A Raven surveillance drone is deployed in Afghanistan | John Moore/Getty Images
The French military used the earlier model of the Mavic Pro in operations in the Sahel, and said the drone “can be launched instantaneously,” noting it has the ability to parse through a wooded area before the military sends people in. The drone “exemplifies the new combat methods brought by micro-drone technology and demonstrates to what extent drones can facilitate operations,” according to the French army magazine Fantassins.
According to the U.S. interior department, U.S.-made alternatives to DJIs drones “were up to 10 times less capable for the same price, or up to 10 times more costly than similarly capable DJI aircraft.”
While the British military said it does not employ Chinese-built drones, the countrys police forces do — frequently. In a DJI blogpost, a police official for Devon and Cornwall said they mostly use the drones for missing people searches, firearms operations, road traffic collisions, crime scenes and major events (such as football matches or large music festivals) and fire safety.
A police spokesperson told British media in May: “There is a possibility that data is being captured without our knowledge, but within our unit, DJI drones are only used within areas of policing that are considered non-sensitive.”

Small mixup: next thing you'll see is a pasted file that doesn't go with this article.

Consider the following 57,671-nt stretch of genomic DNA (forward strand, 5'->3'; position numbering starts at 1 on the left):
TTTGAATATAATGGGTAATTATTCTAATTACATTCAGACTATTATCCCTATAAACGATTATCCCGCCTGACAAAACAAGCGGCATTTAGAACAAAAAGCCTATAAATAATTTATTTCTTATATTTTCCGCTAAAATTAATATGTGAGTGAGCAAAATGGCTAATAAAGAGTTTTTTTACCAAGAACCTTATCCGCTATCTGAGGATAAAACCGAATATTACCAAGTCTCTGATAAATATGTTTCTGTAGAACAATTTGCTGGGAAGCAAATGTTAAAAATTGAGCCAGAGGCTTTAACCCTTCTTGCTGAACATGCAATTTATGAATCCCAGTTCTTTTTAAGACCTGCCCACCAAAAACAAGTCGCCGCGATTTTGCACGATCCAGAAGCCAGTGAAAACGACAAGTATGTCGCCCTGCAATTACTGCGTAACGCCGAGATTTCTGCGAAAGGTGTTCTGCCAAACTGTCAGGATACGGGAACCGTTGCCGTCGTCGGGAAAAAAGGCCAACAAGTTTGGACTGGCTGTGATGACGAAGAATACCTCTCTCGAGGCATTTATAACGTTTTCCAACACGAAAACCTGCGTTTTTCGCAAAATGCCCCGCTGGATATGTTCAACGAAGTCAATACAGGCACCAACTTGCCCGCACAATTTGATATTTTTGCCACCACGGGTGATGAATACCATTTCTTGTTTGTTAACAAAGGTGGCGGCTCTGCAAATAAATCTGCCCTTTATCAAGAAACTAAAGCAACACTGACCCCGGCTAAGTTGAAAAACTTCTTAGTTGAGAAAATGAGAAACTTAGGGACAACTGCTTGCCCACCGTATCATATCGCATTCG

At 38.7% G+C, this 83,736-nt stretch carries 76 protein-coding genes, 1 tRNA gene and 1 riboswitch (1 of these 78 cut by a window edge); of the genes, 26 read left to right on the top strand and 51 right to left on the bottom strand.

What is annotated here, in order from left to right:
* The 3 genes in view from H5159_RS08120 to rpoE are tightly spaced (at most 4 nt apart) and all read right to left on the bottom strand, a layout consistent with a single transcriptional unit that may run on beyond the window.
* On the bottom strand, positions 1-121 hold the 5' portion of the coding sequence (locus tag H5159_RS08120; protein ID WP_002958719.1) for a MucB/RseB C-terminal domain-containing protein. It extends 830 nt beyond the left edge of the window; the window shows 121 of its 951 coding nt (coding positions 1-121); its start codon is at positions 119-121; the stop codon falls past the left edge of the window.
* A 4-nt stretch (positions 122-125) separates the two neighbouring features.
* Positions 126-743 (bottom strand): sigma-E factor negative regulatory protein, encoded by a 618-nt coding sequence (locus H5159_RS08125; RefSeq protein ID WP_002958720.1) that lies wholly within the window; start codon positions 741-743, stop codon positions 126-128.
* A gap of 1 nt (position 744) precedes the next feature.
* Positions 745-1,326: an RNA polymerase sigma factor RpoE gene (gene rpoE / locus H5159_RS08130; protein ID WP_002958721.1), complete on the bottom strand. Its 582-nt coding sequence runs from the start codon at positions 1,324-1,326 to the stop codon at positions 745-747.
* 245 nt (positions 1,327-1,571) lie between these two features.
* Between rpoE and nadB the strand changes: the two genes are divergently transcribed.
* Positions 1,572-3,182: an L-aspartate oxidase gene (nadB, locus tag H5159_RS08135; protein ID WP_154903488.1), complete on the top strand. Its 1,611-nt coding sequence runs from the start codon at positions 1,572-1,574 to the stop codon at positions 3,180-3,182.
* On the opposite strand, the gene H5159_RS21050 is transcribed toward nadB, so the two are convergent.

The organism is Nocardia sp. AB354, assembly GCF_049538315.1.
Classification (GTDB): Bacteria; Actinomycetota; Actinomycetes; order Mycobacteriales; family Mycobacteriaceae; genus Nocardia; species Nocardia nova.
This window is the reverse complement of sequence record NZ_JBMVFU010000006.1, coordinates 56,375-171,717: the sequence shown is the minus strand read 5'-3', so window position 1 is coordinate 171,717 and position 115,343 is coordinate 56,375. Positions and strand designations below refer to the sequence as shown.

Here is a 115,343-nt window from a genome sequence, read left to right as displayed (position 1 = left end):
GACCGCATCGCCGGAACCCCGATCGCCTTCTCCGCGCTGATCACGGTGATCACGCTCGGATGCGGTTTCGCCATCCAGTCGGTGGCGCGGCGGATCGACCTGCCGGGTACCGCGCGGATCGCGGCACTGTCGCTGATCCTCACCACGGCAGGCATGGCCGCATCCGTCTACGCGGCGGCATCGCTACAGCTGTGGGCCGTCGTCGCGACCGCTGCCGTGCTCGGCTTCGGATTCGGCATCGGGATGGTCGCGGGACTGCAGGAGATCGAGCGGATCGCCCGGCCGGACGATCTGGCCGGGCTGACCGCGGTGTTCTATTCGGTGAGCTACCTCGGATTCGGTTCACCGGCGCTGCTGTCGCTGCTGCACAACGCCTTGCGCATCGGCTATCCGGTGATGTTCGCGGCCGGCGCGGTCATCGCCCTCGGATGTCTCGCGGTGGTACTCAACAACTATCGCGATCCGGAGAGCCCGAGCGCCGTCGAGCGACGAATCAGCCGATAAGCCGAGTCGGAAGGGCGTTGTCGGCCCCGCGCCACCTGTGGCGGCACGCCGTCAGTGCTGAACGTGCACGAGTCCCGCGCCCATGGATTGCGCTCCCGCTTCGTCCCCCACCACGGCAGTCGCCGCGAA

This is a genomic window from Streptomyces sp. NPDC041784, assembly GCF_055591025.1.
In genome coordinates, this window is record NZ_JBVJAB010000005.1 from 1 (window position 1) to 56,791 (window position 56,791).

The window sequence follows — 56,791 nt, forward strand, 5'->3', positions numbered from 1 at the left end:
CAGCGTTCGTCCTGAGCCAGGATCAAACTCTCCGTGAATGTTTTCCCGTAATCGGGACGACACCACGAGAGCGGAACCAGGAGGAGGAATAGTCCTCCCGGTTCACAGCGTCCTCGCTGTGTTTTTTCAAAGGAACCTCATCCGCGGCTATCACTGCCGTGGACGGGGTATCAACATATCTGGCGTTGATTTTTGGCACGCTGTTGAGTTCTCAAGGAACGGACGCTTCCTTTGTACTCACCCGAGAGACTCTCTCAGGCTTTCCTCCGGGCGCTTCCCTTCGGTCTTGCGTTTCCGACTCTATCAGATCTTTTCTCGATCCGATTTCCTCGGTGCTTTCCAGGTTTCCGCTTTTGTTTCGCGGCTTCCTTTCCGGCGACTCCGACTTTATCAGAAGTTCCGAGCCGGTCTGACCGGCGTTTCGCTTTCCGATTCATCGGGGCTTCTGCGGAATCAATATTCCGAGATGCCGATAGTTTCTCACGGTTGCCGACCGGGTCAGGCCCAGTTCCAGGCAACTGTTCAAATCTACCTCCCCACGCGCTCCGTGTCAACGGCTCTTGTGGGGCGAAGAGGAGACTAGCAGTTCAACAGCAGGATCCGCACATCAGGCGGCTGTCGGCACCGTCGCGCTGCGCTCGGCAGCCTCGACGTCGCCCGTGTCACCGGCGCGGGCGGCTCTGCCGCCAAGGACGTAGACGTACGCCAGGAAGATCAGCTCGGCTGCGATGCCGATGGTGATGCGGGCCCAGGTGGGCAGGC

Its difficult to prove how vulnerable the data produced by drones actually is, and governments are reticent to detail how exposed they are to danger. The 53-page report from the U.S. interior department did not make public test results from the Pentagon, and it is unclear on what evidence the U.S. military made its decision not to buy Chinese.
In May, a 13-year old hacker known as Cyber Ninja made a live demonstration at a conference in South Africa out of hacking into and controlling a drone. Last year, sensitive data from U.S. military drones was stolen and sold online. DJI itself was exposed to a security flaw that allowed potential hackers to log into DJI consumer accounts without needing a password. The company said it fixed the flaw.
Under GDPR, companies are allowed to move data outside of the EU under so-called standard contractual clauses.
Under Europes General Data Protection Regulation, the EU has rules detailing companies responsibility to protect private data, but a 2o14 EU study acknowledged information from drones might still be difficult to secure. Drone technology “is not a reliable method of ensuring confidentiality of the data as data security and integrity can be endangered by modes of transmission such as satellites, Wi-Fi, and other broadcast technologies,” it said. As drones proliferate, the risks of misuse increases.
When asked about the protections, a spokesperson for the European Commission said: “Its up to member states to decide on what drones to buy and to ensure that the data they gather with these drones is secure.”